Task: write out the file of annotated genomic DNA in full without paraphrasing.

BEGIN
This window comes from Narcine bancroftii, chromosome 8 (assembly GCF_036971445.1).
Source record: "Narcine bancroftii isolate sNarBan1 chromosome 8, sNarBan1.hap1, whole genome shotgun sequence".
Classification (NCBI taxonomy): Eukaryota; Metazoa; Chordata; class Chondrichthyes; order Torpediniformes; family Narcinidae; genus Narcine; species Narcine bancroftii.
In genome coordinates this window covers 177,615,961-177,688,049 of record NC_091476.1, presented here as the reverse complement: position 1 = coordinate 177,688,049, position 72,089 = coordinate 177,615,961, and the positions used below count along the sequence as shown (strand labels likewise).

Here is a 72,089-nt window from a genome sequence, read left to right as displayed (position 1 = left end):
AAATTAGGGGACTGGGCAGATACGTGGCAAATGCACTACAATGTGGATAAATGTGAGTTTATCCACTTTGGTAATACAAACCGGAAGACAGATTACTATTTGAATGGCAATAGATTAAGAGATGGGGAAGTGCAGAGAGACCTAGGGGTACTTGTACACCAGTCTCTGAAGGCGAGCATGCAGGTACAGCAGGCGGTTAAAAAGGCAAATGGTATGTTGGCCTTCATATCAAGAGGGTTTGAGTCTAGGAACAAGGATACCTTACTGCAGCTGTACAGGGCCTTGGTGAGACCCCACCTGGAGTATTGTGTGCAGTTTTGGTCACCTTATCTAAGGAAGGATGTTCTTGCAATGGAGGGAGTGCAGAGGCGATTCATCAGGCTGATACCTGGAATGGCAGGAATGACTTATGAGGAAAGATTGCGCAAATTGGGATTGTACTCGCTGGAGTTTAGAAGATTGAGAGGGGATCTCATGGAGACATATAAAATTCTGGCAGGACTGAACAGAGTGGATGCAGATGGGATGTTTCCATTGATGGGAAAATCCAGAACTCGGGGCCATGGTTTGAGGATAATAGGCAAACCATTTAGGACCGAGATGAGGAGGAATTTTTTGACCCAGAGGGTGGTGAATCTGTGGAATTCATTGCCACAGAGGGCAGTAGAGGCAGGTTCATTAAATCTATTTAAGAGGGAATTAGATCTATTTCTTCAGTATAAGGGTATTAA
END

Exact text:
This window comes from Narcine bancroftii, chromosome 8 (assembly GCF_036971445.1).
Source record: "Narcine bancroftii isolate sNarBan1 chromosome 8, sNarBan1.hap1, whole genome shotgun sequence".
Classification (NCBI taxonomy): Eukaryota; Metazoa; Chordata; class Chondrichthyes; order Torpediniformes; family Narcinidae; genus Narcine; species Narcine bancroftii.
In genome coordinates this window covers 177,615,961-177,688,049 of record NC_091476.1, presented here as the reverse complement: position 1 = coordinate 177,688,049, position 72,089 = coordinate 177,615,961, and the positions used below count along the sequence as shown (strand labels likewise).

Here is a 72,089-nt window from a genome sequence, read left to right as displayed (position 1 = left end):
AAATTAGGGGACTGGGCAGATACGTGGCAAATGCACTACAATGTGGATAAATGTGAGTTTATCCACTTTGGTAATACAAACCGGAAGACAGATTACTATTTGAATGGCAATAGATTAAGAGATGGGGAAGTGCAGAGAGACCTAGGGGTACTTGTACACCAGTCTCTGAAGGCGAGCATGCAGGTACAGCAGGCGGTTAAAAAGGCAAATGGTATGTTGGCCTTCATATCAAGAGGGTTTGAGTCTAGGAACAAGGATACCTTACTGCAGCTGTACAGGGCCTTGGTGAGACCCCACCTGGAGTATTGTGTGCAGTTTTGGTCACCTTATCTAAGGAAGGATGTTCTTGCAATGGAGGGAGTGCAGAGGCGATTCATCAGGCTGATACCTGGAATGGCAGGAATGACTTATGAGGAAAGATTGCGCAAATTGGGATTGTACTCGCTGGAGTTTAGAAGATTGAGAGGGGATCTCATGGAGACATATAAAATTCTGGCAGGACTGAACAGAGTGGATGCAGATGGGATGTTTCCATTGATGGGAAAATCCAGAACTCGGGGCCATGGTTTGAGGATAATAGGCAAACCATTTAGGACCGAGATGAGGAGGAATTTTTTGACCCAGAGGGTGGTGAATCTGTGGAATTCATTGCCACAGAGGGCAGTAGAGGCAGGTTCATTAAATCTATTTAAGAGGGAATTAGATCTATTTCTTCAGTATAAGGGTATTAA